KYIV -- The leader of the Ukrainian Orthodox Church of the Kyiv Patriarchate says steps toward independence from Moscow must be carried out carefully to avoid giving the Kremlin a pretext for further Russian incursions into Ukrainian territory.
Patriarch Filaret's statement came after a synod of the Ecumenical Patriarchate of Constantinople chaired by Patriarch Bartholomew I, who is considered the leader of the 300-million-strong worldwide Orthodox community, decreed on October 11 to "proceed to the granting of Autocephaly to the Church of Ukraine."
The synod, however, made sure to warn against violence and attempted property takeovers.
In an exclusive interview with RFE/RL, Filaret talked in detail about the process of establishing a fully independent Ukrainian church and the future status of the Moscow-loyal church in Ukraine.
Ukraine currently has three Orthodox denominations: the Ukrainian Orthodox Church of the Moscow Patriarchate, which remained subordinate to Russia after the breakup of the Soviet Union; and two breakaway entities -- the Ukrainian Orthodox Church of the Kyiv Patriarchate led by Filaret, and the Ukrainian Autocephalous Orthodox Church led by Metropolitan Makariy.
"We will be striving to have a single Orthodox Church in Ukraine and to make sure that the Russian [Orthodox] Church is not hiding under the Ukrainian name while, in essence, it is Russian,” Filaret told RFE/RL on October 31.
He said the official name of an independent church will be the "Ukrainian Orthodox Church," but it also will be known as the “Kyiv Patriarchate."
Once the Istanbul-based Ecumenical Patriarchate delivers a formal decree on the Kyiv Patriarchate’s independence from Moscow, Filaret said that “the Ukrainian Orthodox Church of the Moscow Patriarchate will no longer have the right to be called the Ukrainian Orthodox Church.”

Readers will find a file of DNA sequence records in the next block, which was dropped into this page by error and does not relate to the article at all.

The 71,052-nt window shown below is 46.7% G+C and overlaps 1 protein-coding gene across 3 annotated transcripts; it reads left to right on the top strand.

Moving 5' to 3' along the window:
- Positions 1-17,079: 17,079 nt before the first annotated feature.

This is what Moscow wants – raider seizures that create the grounds for interference in the internal affairs of Ukraine.”-- Patriarch Filaret
“Instead, it will be named as the Russian Orthodox Church in Ukraine,” Filaret said.
“Believers have the right to choose,” Filaret said. “If any parish wants to switch from the Moscow Patriarchate and join the Ukrainian Orthodox Church, then two-thirds of the parish must vote for that transition.
“As of now, more than 150 parishes have joined us,” he said.
The most delicate issue surrounding the official separation is competing property-ownership claims of the Kyiv Patriarchate and Moscow-loyal church representatives in Ukraine.
Filaret insists there will be no illegal seizures of church buildings in Ukraine that are currently under the control of the Moscow-loyal church, which is under the authority of the Russian Orthodox Church.
“This is what Moscow wants – raider seizures that create the grounds for interference in the internal affairs of Ukraine,” Filaret told RFE/RL.
Filaret noted that the Russian government justified its 2014 seizure of Ukraine’s Crimean Peninsula by articulating a blanket assertion that Moscow has the right and the obligation of protecting and “defending the Russian-speaking population” anywhere in the world.
“Now they want to create conditions [where they can claim their activities are] for the protection of the Orthodox believers,” Filaret said. “Knowing this, we do not want to give them a reason for interference in our internal [affairs], and therefore there will be no forcible seizure of church buildings."
Nevertheless, Filaret rejected the Moscow Patriarchate’s claims to the famous Kyiv Pechersk Lavra – the Kyiv Monastery of the Caves. The almost 1,000-year-old monastery in Kyiv is a Ukrainian national monument, a center of Orthodox Christianity in Eastern Europe, and the place of residence for the leader of the Russia-loyal church, Metropolitan Onufriy.
“Everyone knows that Kyiv Pechersk Lavra is a Ukrainian shrine that is the state’s property,” Filaret told RFE/RL. “Therefore, they can say anything, but the laws say a completely different thing.”
Still, Filaret insisted the Kyiv patriarchate does “not want to forcibly seize lavras or other monasteries or parishes” in Ukraine.
All such disputes, he said, should be resolved on a "voluntary basis.”
The 89-year-old Filaret had been a front-runner to head the Russian Orthodox Church during the Soviet era. But he was excommunicated in 1997 over his efforts to set up the Kyiv Patriarchate as an independent Ukrainian church following the collapse of the Soviet Union.
Ukraine’s Moscow-loyal church, as well as the Moscow-based Russian Orthodox Church, consider the Kyiv Patriarchate as schismatic and heretical.